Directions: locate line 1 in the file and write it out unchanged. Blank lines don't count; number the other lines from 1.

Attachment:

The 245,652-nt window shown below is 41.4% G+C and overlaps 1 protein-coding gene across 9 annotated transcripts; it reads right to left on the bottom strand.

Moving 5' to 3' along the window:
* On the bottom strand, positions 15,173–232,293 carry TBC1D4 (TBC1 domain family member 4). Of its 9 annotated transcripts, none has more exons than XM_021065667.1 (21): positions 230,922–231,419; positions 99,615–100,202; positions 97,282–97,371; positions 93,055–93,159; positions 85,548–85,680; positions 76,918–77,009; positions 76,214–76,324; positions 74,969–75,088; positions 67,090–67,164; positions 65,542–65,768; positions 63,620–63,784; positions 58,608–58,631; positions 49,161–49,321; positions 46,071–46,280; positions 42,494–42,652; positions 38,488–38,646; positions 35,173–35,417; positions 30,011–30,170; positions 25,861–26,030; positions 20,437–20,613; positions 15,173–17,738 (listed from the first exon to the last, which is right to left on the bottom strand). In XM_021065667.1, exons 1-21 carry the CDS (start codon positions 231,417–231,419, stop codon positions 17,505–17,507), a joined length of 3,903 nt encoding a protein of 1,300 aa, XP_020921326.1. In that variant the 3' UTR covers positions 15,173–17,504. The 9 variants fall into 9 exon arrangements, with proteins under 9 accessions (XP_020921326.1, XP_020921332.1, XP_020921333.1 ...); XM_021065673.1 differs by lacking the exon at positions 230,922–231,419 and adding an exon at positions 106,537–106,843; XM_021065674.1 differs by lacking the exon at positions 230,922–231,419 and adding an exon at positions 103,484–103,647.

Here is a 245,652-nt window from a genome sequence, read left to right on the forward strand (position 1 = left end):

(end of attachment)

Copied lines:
The 245,652-nt window shown below is 41.4% G+C and overlaps 1 protein-coding gene across 9 annotated transcripts; it reads right to left on the bottom strand.